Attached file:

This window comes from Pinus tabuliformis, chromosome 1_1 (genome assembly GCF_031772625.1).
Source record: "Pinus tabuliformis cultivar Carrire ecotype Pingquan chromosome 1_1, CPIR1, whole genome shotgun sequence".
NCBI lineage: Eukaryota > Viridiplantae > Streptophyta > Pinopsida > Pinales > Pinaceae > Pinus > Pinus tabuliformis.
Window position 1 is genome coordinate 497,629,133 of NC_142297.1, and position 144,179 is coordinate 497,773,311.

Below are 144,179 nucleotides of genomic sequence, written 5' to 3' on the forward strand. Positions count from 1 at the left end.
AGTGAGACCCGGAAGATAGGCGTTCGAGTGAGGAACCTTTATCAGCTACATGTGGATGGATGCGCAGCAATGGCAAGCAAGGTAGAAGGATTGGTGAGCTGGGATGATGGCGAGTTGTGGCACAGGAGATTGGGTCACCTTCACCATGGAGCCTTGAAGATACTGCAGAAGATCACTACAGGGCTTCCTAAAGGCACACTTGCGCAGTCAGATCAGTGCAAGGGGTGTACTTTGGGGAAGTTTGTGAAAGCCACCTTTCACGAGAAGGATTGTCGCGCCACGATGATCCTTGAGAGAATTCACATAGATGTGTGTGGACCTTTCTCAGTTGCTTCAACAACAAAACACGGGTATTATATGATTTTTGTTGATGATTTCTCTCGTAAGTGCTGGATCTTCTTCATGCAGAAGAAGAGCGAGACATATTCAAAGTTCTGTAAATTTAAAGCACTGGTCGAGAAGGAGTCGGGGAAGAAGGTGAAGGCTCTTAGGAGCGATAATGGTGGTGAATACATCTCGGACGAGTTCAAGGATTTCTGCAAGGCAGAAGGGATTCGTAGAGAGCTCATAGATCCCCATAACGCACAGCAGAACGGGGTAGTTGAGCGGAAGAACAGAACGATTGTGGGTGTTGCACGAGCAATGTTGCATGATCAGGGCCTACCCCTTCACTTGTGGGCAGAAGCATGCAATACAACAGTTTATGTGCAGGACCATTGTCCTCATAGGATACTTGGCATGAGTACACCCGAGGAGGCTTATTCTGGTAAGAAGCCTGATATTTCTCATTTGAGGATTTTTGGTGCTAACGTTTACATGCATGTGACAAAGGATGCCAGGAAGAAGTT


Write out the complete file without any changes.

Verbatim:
This window comes from Pinus tabuliformis, chromosome 1_1 (genome assembly GCF_031772625.1).
Source record: "Pinus tabuliformis cultivar Carrire ecotype Pingquan chromosome 1_1, CPIR1, whole genome shotgun sequence".
NCBI lineage: Eukaryota > Viridiplantae > Streptophyta > Pinopsida > Pinales > Pinaceae > Pinus > Pinus tabuliformis.
Window position 1 is genome coordinate 497,629,133 of NC_142297.1, and position 144,179 is coordinate 497,773,311.

Below are 144,179 nucleotides of genomic sequence, written 5' to 3' on the forward strand. Positions count from 1 at the left end.
AGTGAGACCCGGAAGATAGGCGTTCGAGTGAGGAACCTTTATCAGCTACATGTGGATGGATGCGCAGCAATGGCAAGCAAGGTAGAAGGATTGGTGAGCTGGGATGATGGCGAGTTGTGGCACAGGAGATTGGGTCACCTTCACCATGGAGCCTTGAAGATACTGCAGAAGATCACTACAGGGCTTCCTAAAGGCACACTTGCGCAGTCAGATCAGTGCAAGGGGTGTACTTTGGGGAAGTTTGTGAAAGCCACCTTTCACGAGAAGGATTGTCGCGCCACGATGATCCTTGAGAGAATTCACATAGATGTGTGTGGACCTTTCTCAGTTGCTTCAACAACAAAACACGGGTATTATATGATTTTTGTTGATGATTTCTCTCGTAAGTGCTGGATCTTCTTCATGCAGAAGAAGAGCGAGACATATTCAAAGTTCTGTAAATTTAAAGCACTGGTCGAGAAGGAGTCGGGGAAGAAGGTGAAGGCTCTTAGGAGCGATAATGGTGGTGAATACATCTCGGACGAGTTCAAGGATTTCTGCAAGGCAGAAGGGATTCGTAGAGAGCTCATAGATCCCCATAACGCACAGCAGAACGGGGTAGTTGAGCGGAAGAACAGAACGATTGTGGGTGTTGCACGAGCAATGTTGCATGATCAGGGCCTACCCCTTCACTTGTGGGCAGAAGCATGCAATACAACAGTTTATGTGCAGGACCATTGTCCTCATAGGATACTTGGCATGAGTACACCCGAGGAGGCTTATTCTGGTAAGAAGCCTGATATTTCTCATTTGAGGATTTTTGGTGCTAACGTTTACATGCATGTGACAAAGGATGCCAGGAAGAAGTT